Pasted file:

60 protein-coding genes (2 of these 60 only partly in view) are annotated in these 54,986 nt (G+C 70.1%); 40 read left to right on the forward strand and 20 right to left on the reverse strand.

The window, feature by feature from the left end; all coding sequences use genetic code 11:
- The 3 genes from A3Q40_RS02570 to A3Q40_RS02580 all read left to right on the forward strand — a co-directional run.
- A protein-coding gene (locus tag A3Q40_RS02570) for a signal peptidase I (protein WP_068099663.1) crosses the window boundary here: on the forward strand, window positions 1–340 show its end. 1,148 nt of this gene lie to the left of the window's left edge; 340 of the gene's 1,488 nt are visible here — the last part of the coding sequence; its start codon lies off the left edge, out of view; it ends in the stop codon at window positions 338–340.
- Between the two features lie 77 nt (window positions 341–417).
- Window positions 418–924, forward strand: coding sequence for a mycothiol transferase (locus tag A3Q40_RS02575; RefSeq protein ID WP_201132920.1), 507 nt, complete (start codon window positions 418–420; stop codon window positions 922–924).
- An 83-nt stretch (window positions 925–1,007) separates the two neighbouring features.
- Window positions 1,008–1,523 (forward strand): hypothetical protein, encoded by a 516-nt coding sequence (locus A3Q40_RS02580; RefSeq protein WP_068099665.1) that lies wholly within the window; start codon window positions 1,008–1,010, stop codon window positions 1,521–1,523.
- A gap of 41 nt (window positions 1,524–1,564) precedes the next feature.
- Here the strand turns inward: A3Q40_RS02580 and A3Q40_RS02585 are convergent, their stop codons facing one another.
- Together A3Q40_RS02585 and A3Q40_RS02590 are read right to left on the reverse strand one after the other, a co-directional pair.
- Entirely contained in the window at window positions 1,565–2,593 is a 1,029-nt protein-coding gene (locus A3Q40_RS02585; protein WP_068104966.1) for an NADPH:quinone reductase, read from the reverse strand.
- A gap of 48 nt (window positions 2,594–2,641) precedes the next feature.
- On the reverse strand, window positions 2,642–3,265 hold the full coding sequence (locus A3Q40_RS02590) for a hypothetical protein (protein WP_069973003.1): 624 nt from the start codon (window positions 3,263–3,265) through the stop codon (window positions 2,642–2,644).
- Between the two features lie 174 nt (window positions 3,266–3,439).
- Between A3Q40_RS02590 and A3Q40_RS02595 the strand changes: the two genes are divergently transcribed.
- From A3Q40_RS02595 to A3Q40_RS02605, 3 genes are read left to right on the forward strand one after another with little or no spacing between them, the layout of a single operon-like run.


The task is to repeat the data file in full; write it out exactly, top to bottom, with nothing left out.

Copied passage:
60 protein-coding genes (2 of these 60 only partly in view) are annotated in these 54,986 nt (G+C 70.1%); 40 read left to right on the forward strand and 20 right to left on the reverse strand.

The window, feature by feature from the left end; all coding sequences use genetic code 11:
- The 3 genes from A3Q40_RS02570 to A3Q40_RS02580 all read left to right on the forward strand — a co-directional run.
- A protein-coding gene (locus tag A3Q40_RS02570) for a signal peptidase I (protein WP_068099663.1) crosses the window boundary here: on the forward strand, window positions 1–340 show its end. 1,148 nt of this gene lie to the left of the window's left edge; 340 of the gene's 1,488 nt are visible here — the last part of the coding sequence; its start codon lies off the left edge, out of view; it ends in the stop codon at window positions 338–340.
- Between the two features lie 77 nt (window positions 341–417).
- Window positions 418–924, forward strand: coding sequence for a mycothiol transferase (locus tag A3Q40_RS02575; RefSeq protein ID WP_201132920.1), 507 nt, complete (start codon window positions 418–420; stop codon window positions 922–924).
- An 83-nt stretch (window positions 925–1,007) separates the two neighbouring features.
- Window positions 1,008–1,523 (forward strand): hypothetical protein, encoded by a 516-nt coding sequence (locus A3Q40_RS02580; RefSeq protein WP_068099665.1) that lies wholly within the window; start codon window positions 1,008–1,010, stop codon window positions 1,521–1,523.
- A gap of 41 nt (window positions 1,524–1,564) precedes the next feature.
- Here the strand turns inward: A3Q40_RS02580 and A3Q40_RS02585 are convergent, their stop codons facing one another.
- Together A3Q40_RS02585 and A3Q40_RS02590 are read right to left on the reverse strand one after the other, a co-directional pair.
- Entirely contained in the window at window positions 1,565–2,593 is a 1,029-nt protein-coding gene (locus A3Q40_RS02585; protein WP_068104966.1) for an NADPH:quinone reductase, read from the reverse strand.
- A gap of 48 nt (window positions 2,594–2,641) precedes the next feature.
- On the reverse strand, window positions 2,642–3,265 hold the full coding sequence (locus A3Q40_RS02590) for a hypothetical protein (protein WP_069973003.1): 624 nt from the start codon (window positions 3,263–3,265) through the stop codon (window positions 2,642–2,644).
- Between the two features lie 174 nt (window positions 3,266–3,439).
- Between A3Q40_RS02590 and A3Q40_RS02595 the strand changes: the two genes are divergently transcribed.
- From A3Q40_RS02595 to A3Q40_RS02605, 3 genes are read left to right on the forward strand one after another with little or no spacing between them, the layout of a single operon-like run.